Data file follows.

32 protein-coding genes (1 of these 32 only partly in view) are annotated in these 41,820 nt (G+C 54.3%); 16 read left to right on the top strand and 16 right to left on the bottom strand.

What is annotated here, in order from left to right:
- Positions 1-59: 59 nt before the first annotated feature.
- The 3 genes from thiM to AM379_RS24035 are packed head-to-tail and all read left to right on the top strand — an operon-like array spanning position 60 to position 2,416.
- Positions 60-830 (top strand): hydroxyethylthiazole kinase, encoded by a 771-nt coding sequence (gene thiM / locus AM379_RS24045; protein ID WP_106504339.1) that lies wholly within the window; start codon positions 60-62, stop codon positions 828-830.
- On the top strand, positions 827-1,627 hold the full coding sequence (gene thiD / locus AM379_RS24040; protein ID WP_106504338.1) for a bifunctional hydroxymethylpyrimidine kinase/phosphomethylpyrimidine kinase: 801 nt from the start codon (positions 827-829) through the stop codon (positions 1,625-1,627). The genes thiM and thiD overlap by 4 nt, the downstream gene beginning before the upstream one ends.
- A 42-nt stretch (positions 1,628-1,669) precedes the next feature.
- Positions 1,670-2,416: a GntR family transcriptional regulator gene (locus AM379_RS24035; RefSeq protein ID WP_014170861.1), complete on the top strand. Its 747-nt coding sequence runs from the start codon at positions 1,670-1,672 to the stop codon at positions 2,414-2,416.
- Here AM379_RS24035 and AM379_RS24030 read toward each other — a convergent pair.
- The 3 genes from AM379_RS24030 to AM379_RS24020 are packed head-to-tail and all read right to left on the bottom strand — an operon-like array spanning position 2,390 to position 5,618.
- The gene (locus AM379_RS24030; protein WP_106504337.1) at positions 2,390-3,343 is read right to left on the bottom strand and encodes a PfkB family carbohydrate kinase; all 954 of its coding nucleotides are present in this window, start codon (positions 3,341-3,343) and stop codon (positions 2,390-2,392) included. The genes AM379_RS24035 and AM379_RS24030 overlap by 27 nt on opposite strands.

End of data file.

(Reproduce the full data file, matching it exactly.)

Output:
32 protein-coding genes (1 of these 32 only partly in view) are annotated in these 41,820 nt (G+C 54.3%); 16 read left to right on the top strand and 16 right to left on the bottom strand.

What is annotated here, in order from left to right:
- Positions 1-59: 59 nt before the first annotated feature.
- The 3 genes from thiM to AM379_RS24035 are packed head-to-tail and all read left to right on the top strand — an operon-like array spanning position 60 to position 2,416.
- Positions 60-830 (top strand): hydroxyethylthiazole kinase, encoded by a 771-nt coding sequence (gene thiM / locus AM379_RS24045; protein ID WP_106504339.1) that lies wholly within the window; start codon positions 60-62, stop codon positions 828-830.
- On the top strand, positions 827-1,627 hold the full coding sequence (gene thiD / locus AM379_RS24040; protein ID WP_106504338.1) for a bifunctional hydroxymethylpyrimidine kinase/phosphomethylpyrimidine kinase: 801 nt from the start codon (positions 827-829) through the stop codon (positions 1,625-1,627). The genes thiM and thiD overlap by 4 nt, the downstream gene beginning before the upstream one ends.
- A 42-nt stretch (positions 1,628-1,669) precedes the next feature.
- Positions 1,670-2,416: a GntR family transcriptional regulator gene (locus AM379_RS24035; RefSeq protein ID WP_014170861.1), complete on the top strand. Its 747-nt coding sequence runs from the start codon at positions 1,670-1,672 to the stop codon at positions 2,414-2,416.
- Here AM379_RS24035 and AM379_RS24030 read toward each other — a convergent pair.
- The 3 genes from AM379_RS24030 to AM379_RS24020 are packed head-to-tail and all read right to left on the bottom strand — an operon-like array spanning position 2,390 to position 5,618.
- The gene (locus AM379_RS24030; protein WP_106504337.1) at positions 2,390-3,343 is read right to left on the bottom strand and encodes a PfkB family carbohydrate kinase; all 954 of its coding nucleotides are present in this window, start codon (positions 3,341-3,343) and stop codon (positions 2,390-2,392) included. The genes AM379_RS24035 and AM379_RS24030 overlap by 27 nt on opposite strands.